Making The World Aware of the Plight of the World's Greatest Cats and Their Fight to Prevent Extinction
[India News]: Jaipur, March 20 : Wildlife experts are happy at the centre's decision to institute a probe by the Central Bureau of Investigation (CBI) into the disappearance of tigers from protected forests.
Fateh Singh Rathore, a leading conservationist who lives in Ranthambore, said the enquiry would be like a post mortem examinations.
"It will certainly help us in knowing what actually happened. I think it is a good step," Rathore told IANS on telephone.
Alarmed by reports of a rapid fall in the tiger population at reserved forests in Rajasthan, Prime Minister Manmohan Singh last week ordered a CBI probe and created a new task force to save the endangered cats.
Rathore said the central government should take control of all tiger parks across the country and the state governments should no longer administer these.
Congress legislator Chandrashekhar Baid said Rajasthan's Bharatiya Janata Party (BJP) government should be held responsible for the immense damage done to Sariska and Keoladeo National Parks.
Sariska and Ranthambore were considered to be
home to nearly half the country's tiger population. But media reports
have quoted forest officials as saying that tiger sightings in the sanctuaries
have become rare.
The state government, however, is sore over the decision for a CBI probe, with Chief Minister Vasundhara Raje expressing her displeasure.
"We were not consulted on the matter," Raje said. "The central government should at least have taken us into confidence before instituting an inquiry."
Rajasthan's Forest and Environment Minister Laxmi Narain Dave, while expressing unhappiness at the issue, said the state government was capable of conducting investigations.
The state government, besides setting up a task force to look into the tiger controversy, has launched a probe into the dwindling population of the cats.
But Manohar Singh, another wildlife expert, hailed the central government's decision and questioned the methodology used for conducting tiger censuses.
"These are done in a most unscientific way. And the officials responsible for carrying out the census, to save their skins, only want to prove that the tiger population has gone up," Singh said.
The government should take up the censuses in a more scientific manner and depute people with knowledge of tigers to undertake them, Singh said.
Two years ago, a wildlife census had counted 25 tigers in Sariska, which came down to 16-18 last year. Over the past eight months, no tiger has been spotted in the sanctuary.
The task force set up by the state government to look into the matter has found evidence of poaching in Sariska.
--Indo-Asian News Service
The tiger is one of the most endangered species protected by the Convention on International Trade in Endangered Species (CITES) and the major threat to the species is illegal trade. But the CITES Standing Committee, composed of 30 member nations from around the world, wrapped up a five-day meeting today without taking any concerted action on what has been called a tiger crisis in Asia.
Instead of agreeing to proposals for international action, the Parties decided to simply discuss the tiger crisis again next June, when the full CITES body convenes in The Netherlands. Parties did decide to send a technical enforcement mission from the CITES Secretariat to China to look into enforcement of this trade, but it is not enough, the environmental organizations said.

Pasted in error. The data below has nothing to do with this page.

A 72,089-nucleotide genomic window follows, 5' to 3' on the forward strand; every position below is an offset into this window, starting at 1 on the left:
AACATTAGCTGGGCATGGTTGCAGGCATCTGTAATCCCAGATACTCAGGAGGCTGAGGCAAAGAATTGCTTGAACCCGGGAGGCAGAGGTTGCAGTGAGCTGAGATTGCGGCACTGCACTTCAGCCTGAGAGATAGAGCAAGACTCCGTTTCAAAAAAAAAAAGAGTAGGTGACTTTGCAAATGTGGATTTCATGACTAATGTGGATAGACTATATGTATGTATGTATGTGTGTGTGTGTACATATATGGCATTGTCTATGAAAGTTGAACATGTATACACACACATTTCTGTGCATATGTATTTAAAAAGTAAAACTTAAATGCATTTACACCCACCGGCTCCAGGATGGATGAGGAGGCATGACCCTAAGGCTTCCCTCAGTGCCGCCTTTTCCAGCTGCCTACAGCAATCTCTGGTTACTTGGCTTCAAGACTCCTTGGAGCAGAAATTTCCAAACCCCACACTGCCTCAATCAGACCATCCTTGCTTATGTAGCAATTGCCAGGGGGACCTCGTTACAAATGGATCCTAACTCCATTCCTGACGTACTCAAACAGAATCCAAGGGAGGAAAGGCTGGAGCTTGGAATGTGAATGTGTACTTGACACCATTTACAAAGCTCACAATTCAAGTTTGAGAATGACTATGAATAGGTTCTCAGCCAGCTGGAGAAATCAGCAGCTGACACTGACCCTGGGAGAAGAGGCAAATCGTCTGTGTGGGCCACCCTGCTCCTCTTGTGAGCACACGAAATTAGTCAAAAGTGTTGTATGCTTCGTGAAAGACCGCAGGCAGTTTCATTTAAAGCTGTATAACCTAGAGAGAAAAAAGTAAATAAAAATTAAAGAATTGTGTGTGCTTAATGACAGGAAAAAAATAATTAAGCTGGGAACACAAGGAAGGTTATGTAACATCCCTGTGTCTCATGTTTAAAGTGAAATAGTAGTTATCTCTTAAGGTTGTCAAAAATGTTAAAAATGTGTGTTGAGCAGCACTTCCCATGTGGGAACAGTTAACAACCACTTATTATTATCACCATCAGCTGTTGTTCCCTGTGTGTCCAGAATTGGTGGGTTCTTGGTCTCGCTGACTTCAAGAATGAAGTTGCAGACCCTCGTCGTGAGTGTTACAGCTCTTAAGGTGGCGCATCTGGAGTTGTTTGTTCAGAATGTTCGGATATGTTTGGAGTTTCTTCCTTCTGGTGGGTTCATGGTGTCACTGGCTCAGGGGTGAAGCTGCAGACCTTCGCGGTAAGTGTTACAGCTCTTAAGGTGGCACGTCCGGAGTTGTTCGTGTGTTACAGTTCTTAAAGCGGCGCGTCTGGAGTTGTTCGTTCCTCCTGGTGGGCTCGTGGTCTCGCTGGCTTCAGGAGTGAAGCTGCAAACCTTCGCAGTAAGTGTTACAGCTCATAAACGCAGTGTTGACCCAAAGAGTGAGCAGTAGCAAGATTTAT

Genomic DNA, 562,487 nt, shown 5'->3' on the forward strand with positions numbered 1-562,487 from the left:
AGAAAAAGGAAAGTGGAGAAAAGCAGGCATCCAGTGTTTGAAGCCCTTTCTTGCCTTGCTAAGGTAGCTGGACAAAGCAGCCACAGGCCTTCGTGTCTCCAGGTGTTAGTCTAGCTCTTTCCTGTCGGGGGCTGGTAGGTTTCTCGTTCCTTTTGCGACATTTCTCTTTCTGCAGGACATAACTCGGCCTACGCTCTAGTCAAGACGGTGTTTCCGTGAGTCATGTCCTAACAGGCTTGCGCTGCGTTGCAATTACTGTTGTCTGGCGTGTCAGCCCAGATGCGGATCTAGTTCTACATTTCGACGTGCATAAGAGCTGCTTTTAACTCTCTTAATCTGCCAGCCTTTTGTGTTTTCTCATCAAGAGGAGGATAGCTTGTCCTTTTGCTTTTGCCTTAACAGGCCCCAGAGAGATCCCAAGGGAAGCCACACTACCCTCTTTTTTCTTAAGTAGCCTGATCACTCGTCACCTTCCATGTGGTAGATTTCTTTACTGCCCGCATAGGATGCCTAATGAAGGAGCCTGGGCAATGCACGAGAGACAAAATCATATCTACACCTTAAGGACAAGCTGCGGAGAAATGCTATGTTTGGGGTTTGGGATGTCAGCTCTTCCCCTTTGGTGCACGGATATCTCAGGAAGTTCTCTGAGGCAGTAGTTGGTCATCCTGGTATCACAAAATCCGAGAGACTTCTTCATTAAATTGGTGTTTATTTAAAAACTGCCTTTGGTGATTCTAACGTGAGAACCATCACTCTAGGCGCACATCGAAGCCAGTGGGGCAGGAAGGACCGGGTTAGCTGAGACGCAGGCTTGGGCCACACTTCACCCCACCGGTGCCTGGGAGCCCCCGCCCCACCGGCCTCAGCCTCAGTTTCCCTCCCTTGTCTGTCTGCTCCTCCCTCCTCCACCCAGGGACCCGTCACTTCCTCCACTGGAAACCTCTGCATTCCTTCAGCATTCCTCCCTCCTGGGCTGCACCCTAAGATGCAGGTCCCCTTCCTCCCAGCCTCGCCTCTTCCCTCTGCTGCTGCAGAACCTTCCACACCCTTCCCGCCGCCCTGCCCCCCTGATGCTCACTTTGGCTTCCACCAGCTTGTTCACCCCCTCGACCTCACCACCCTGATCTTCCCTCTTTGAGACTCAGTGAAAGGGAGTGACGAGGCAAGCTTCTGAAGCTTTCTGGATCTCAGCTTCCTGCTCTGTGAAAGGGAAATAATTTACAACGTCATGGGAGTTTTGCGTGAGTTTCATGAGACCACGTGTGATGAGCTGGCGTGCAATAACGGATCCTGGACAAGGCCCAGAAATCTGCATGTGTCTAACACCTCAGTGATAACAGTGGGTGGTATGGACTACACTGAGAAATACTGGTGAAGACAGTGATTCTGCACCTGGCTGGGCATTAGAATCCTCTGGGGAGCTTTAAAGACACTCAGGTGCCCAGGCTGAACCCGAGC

“We are disappointed by the lack of leadership displayed here this week and the lack of commitment to conservation by the CITES Standing Committee member nations,” said Dr. Susan Lieberman, Director of WWF’s Global Species Programme. “The biggest problem facing tigers today is illegal trade between India and China, yet neither country showed the willingness to step up efforts to tackle this urgent problem. How bad does it need to get for tigers before governments take the necessary action?”
Tiger populations have long suffered from poaching. But an increasingly affluent middle class in China has increased demand for tiger skins, used mainly as trophies and clothing, and body parts used in traditional Chinese medicine. India has lost an unknown number of tigers to poachers in recent years to fuel this demand across the border with China, with some national tiger reserves in India now devoid of tigers altogether.
“A suggestion was on the table this week to convene a high-level law enforcement meeting with all of the tiger range states and to come up with a process to measure how well recommendations made by CITES parties in the late 1990s were being implemented,” said Steven Broad, Executive Director of TRAFFIC, the wildlife trade monitoring network of WWF and IUCN-The World Conservation Union. “Instead, the delegates decided to do nothing for nine more months. The world’s tigers can’t wait another nine months.”
The countries sending delegates to this week’s meeting include China, India, Cameroon, Ghana, Kenya, Zambia, Botswana, Namibia, Japan, United Arab Emirates, Malaysia, Chile, Nicaragua, Russian Federation, Saudia Arabia, Germany, UK, Iceland, the Czech Republic, Mexico, Canada, Australia, United States of America, Italy, Finland, France, the Netherlands, Denmark, Thailand, and Indonesia.
Disclaimer:The opinions expressed in this or any of our columns represent the opinions of the writers, and do not necessarily reflect the opinion of the Magic Web Channel or it's Esteemed Panel of Magic Advisors. (The lawyers made us say that.)
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